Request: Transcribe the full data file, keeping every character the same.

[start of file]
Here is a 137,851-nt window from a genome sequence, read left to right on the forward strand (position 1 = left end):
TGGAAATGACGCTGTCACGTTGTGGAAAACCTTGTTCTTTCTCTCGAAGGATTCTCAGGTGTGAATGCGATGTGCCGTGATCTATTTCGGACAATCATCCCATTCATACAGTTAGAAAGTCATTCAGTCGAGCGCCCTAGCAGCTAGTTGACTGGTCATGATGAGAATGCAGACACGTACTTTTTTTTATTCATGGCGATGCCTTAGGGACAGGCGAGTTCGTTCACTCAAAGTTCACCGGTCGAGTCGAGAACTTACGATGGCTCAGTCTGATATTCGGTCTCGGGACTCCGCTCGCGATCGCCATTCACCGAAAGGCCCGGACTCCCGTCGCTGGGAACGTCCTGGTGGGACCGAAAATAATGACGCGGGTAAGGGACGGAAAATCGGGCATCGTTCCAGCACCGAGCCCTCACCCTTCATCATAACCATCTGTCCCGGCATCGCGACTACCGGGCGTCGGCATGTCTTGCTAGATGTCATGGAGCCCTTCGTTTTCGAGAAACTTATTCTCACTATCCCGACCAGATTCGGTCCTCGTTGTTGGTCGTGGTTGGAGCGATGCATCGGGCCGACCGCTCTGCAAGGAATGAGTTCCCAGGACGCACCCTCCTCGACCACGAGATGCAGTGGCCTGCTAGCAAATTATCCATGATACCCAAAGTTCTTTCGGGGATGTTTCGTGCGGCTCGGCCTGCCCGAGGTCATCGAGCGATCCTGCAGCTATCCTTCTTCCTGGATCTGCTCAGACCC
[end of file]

Here is a 137,851-nt window from a genome sequence, read left to right on the forward strand (position 1 = left end):
TGGAAATGACGCTGTCACGTTGTGGAAAACCTTGTTCTTTCTCTCGAAGGATTCTCAGGTGTGAATGCGATGTGCCGTGATCTATTTCGGACAATCATCCCATTCATACAGTTAGAAAGTCATTCAGTCGAGCGCCCTAGCAGCTAGTTGACTGGTCATGATGAGAATGCAGACACGTACTTTTTTTTATTCATGGCGATGCCTTAGGGACAGGCGAGTTCGTTCACTCAAAGTTCACCGGTCGAGTCGAGAACTTACGATGGCTCAGTCTGATATTCGGTCTCGGGACTCCGCTCGCGATCGCCATTCACCGAAAGGCCCGGACTCCCGTCGCTGGGAACGTCCTGGTGGGACCGAAAATAATGACGCGGGTAAGGGACGGAAAATCGGGCATCGTTCCAGCACCGAGCCCTCACCCTTCATCATAACCATCTGTCCCGGCATCGCGACTACCGGGCGTCGGCATGTCTTGCTAGATGTCATGGAGCCCTTCGTTTTCGAGAAACTTATTCTCACTATCCCGACCAGATTCGGTCCTCGTTGTTGGTCGTGGTTGGAGCGATGCATCGGGCCGACCGCTCTGCAAGGAATGAGTTCCCAGGACGCACCCTCCTCGACCACGAGATGCAGTGGCCTGCTAGCAAATTATCCATGATACCCAAAGTTCTTTCGGGGATGTTTCGTGCGGCTCGGCCTGCCCGAGGTCATCGAGCGATCCTGCAGCTATCCTTCTTCCTGGATCTGCTCAGACCC